Istambul

Day 2 – Thursday 1st August – Istambul (0 km)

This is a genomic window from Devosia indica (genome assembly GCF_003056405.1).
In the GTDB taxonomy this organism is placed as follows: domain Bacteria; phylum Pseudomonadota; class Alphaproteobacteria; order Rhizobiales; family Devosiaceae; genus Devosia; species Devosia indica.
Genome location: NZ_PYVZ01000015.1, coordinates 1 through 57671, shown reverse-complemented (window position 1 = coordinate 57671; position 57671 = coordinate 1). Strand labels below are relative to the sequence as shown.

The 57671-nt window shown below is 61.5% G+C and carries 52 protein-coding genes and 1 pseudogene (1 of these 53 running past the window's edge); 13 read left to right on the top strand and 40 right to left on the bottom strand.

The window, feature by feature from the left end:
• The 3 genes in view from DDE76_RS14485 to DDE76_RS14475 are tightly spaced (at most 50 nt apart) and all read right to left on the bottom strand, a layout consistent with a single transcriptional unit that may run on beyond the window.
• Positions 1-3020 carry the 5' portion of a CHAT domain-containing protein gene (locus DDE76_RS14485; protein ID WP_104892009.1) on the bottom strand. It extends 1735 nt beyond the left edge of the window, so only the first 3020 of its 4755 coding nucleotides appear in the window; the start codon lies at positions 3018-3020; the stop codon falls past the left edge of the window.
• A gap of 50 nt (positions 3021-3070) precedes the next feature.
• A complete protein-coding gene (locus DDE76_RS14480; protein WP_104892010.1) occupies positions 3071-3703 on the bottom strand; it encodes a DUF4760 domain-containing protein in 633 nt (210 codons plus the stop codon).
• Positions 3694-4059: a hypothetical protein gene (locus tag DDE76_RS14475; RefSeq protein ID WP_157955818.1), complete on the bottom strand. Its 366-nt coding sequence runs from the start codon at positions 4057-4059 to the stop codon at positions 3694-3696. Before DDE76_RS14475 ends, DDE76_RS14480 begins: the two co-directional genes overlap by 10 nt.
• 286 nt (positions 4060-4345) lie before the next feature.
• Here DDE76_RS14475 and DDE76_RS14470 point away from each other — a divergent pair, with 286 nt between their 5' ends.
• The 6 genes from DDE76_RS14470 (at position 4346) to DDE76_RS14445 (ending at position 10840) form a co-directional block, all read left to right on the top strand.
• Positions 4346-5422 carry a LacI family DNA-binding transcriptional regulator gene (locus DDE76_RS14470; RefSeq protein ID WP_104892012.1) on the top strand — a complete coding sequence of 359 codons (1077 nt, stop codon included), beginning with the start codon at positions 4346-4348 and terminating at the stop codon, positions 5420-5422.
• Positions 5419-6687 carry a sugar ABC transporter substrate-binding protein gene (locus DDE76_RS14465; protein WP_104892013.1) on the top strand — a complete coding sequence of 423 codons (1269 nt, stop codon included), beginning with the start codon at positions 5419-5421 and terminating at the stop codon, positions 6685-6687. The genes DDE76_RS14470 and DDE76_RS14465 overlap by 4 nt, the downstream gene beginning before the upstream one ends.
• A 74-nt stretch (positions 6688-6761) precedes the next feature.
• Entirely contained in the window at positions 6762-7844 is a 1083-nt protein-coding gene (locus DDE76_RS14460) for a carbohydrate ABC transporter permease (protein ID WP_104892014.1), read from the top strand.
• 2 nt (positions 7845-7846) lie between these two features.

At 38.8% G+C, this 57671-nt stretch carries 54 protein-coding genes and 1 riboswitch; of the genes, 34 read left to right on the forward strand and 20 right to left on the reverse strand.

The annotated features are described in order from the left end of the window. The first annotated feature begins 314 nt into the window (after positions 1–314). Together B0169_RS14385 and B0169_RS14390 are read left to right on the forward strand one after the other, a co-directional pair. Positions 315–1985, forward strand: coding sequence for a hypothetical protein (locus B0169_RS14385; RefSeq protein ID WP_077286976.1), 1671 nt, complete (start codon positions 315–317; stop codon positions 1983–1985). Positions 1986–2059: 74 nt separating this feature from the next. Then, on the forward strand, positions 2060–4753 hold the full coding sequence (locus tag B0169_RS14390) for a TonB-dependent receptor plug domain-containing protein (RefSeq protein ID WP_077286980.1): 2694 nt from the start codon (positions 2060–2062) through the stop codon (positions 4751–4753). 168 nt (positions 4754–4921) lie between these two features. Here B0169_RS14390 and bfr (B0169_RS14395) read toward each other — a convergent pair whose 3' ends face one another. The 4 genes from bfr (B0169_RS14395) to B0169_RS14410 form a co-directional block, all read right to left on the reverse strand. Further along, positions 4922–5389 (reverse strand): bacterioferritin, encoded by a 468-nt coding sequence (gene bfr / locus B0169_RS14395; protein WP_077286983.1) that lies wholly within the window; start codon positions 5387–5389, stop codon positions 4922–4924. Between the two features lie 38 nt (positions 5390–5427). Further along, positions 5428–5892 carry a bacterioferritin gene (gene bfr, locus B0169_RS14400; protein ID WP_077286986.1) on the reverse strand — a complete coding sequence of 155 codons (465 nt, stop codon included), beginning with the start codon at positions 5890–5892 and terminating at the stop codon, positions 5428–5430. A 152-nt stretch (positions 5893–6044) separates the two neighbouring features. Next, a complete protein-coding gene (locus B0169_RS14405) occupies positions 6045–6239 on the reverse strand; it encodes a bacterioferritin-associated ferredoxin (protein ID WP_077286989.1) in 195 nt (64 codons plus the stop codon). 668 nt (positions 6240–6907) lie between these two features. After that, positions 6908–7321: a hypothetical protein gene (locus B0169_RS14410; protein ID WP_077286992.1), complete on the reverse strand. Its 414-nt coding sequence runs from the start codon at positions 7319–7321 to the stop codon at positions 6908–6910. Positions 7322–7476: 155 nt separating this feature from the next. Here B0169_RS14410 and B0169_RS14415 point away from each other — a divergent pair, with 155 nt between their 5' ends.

The journey to Istambul was one of the most relaxed affairs I have experienced in years of travelling – the flight was smooth, passport control was a breeze and when we got to the baggage carroussel our bags were already there. The new airport is amazing, clearly designed at a scale for the future in a context where air travel does not seem to show any signs of slowing down. The only negative is that it is much further away from the city than the old one, but fortunately, we had arranged a transfer and a really plush Mercedes van was waiting for us at the exit – so far, this was definitely not adventure travel!The following morning we got up early to make the best of our day in Istambul – we did not have a lot of time, so we decided to see the essentials. We left our hotel on foot, crossed the Galata bridge and walked up to Galata tower, overlooking the Golden Horn, the biggest of the inlets in the strait of the Bosphorus. From its top we had a perfect view of the inlet, the strait and, on the other side, Asia. There are many things I could tell you about the tower, like the fact that the old tower used to house the mechanism to raise a giant chain that, when raised, blocked access to ships to the inlet (now we know where Mr. Martin got the idea for the battle of Blackwater Bay), or that when it was built it was the higest structure in the city, but what impressed me most as I stood there was the thought that a whole other continent lay there, just across the water, and that was where we were going to be heading soon.After the visit to the tower we had an early lunch and went to visit the Blue Mosque. Dissapintingly, part of the interior was under renovation, so that the dome was not visible, and only a section was open to visits, the rest was reserved for prayers, but I did not mind that much, as I had recently visited the Alabaster Mosque in Cairo, which is an exact copy of this one, built by the same architect.Next we headed for my personal highlight, the Sofia mosque/church. I took History of Art in highschool and it has fascinated me ever since, so I was really excited to finally get to see it after more than 20 years.Do not meet your heroes, they say, but in this case I’m glad I did – it absolutely lived up to the expectations. I know I have said this before, but in this case it rings particularly true – it is hard to describe it in words that do justice to its grandeur. Sudddenly, I did not care in the slightest that Turkish Airlines had stolen a day from our trip – that was a small price to pay to have the chance walk through the doors of such a building. Go and see it for yourselves if you have the chance.Our day visit ended with a visit to the Cistern Basilica, an amazing feat of engineering built underground and capable of holding of water, and a meal consisting of a traditional Turkish kebab.Istambul is an amazing city and I felt sorry to leave when we had barely scratched its surface, but it was time to catch the flight to Bishkek and face our first challenge – we had tried to do the online check-in during lunch only to find that the app indicated that we could not choose our seats because the flight was already full. We were afraid that, since the previous flight had been moved or cancelled, this one was overbooked, and as beautiful as Istambul was, we did not want to be any further delayed from our objective. We got to the airport and ran to the counters to try and secure two early seats, as it is usually first come first served in these cases. The woman in the counter did not look happy when we handed her our passports, and spent some time speaking on the phone, which is never a good sign, but in the end we got two seats on the plane. Some other people were not so fortunate, though – while we were waiting to board Marc saw at least three people who, according to their passes, were on standby for a seat.

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